Lewis, B. Utah State University, firstname.lastname@example.org
Crowl, T. A. Utah State University, email@example.com
GOOD TRASH AND BAD TRASH: IS EXOTIC TAMARIX DETRITUS A POORER FOOD AND HABITAT SOURCE FOR AQUATIC INVERTEBRATES THAN IS NATIVE VEGETATION?
Riparian vegetation communities throughout the Southwest United States have been extensively invaded by Tamarix spp. (saltcedar) over the past 100 years. The production of Tamarix detritus with associated secondary chemicals may affect the quality of aquatic invertebrate food and habitat resources. In turn, these changes may affect the composition and structure of aquatic invertebrate assemblages.
We conducted experiments that contrasted aquatic invertebrate assemblage densities, colonization rates, and growth rates associated with Tamarix versus native vegetation, Populus fremontii (cottonwood) and Salix exigua (willow), to determine if aquatic invertebrate assemblages have been altered by the invasion of Tamarix. Results of invertebrate growth rates over 13 weeks indicated that Tamarix is minimally different in food quality compared to cottonwood and willow detritus. In a 6-week field experiment, there were no differences in invertebrate colonization rates or invertebrate densities associated with Tamarix compared to native vegetation.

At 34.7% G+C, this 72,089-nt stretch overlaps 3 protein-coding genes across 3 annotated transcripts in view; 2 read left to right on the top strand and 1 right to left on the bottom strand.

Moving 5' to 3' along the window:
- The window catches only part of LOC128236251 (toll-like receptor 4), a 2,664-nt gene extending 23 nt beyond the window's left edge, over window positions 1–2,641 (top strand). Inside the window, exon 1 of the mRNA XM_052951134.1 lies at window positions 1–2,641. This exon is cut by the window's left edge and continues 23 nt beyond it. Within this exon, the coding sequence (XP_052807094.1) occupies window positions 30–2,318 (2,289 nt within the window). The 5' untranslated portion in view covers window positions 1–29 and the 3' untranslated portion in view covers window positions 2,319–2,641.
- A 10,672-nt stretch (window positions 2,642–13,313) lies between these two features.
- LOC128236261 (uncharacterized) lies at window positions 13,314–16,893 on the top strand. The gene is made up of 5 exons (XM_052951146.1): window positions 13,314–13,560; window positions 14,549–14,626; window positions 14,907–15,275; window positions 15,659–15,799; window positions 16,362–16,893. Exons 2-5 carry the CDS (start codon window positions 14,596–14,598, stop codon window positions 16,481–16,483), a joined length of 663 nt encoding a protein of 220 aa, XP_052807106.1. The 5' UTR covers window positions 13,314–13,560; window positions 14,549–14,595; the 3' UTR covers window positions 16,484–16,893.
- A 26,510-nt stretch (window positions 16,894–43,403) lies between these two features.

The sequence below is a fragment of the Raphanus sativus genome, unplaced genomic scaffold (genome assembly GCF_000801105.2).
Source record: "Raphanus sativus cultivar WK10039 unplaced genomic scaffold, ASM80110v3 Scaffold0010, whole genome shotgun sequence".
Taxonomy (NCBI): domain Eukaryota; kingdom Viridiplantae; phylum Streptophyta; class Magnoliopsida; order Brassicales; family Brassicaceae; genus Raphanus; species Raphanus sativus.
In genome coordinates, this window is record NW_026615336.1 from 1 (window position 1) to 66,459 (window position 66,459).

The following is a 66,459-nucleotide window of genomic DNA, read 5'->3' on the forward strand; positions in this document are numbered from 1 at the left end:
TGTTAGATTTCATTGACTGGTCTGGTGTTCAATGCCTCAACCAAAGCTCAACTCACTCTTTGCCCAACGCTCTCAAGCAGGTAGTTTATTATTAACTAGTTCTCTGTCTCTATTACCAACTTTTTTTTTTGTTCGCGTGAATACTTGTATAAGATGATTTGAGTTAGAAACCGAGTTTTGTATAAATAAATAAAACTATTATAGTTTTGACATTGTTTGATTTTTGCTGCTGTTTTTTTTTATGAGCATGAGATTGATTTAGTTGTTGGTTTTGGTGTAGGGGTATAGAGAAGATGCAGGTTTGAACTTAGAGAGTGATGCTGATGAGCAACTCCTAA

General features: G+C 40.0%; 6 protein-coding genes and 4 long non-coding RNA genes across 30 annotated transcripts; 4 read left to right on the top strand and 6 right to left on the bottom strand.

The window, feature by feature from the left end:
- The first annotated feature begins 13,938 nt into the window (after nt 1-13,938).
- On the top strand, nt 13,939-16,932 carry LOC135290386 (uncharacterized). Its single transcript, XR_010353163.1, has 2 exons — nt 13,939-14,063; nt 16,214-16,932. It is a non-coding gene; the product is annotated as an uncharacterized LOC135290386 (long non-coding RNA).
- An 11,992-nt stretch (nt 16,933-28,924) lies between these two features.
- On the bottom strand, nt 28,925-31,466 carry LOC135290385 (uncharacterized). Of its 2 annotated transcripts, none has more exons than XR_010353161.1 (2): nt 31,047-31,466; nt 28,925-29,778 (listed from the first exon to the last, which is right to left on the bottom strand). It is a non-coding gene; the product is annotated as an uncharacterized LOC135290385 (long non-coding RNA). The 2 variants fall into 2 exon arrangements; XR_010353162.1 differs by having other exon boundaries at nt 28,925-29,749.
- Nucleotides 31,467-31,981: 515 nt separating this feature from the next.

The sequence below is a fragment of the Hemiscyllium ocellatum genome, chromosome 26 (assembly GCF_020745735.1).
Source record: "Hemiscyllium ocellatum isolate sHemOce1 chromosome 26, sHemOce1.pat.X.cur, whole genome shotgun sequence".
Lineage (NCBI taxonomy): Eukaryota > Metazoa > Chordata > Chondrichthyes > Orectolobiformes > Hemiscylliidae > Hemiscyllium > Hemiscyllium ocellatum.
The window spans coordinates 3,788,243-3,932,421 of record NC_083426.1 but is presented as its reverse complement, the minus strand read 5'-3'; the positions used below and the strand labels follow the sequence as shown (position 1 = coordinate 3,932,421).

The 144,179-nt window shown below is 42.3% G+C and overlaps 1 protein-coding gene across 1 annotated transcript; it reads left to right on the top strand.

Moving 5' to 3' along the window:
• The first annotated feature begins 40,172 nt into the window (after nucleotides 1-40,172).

Day: Wednesday, Feb. 3
Time: 04:30 - 04:45pm
Location: Hilton of Santa Fe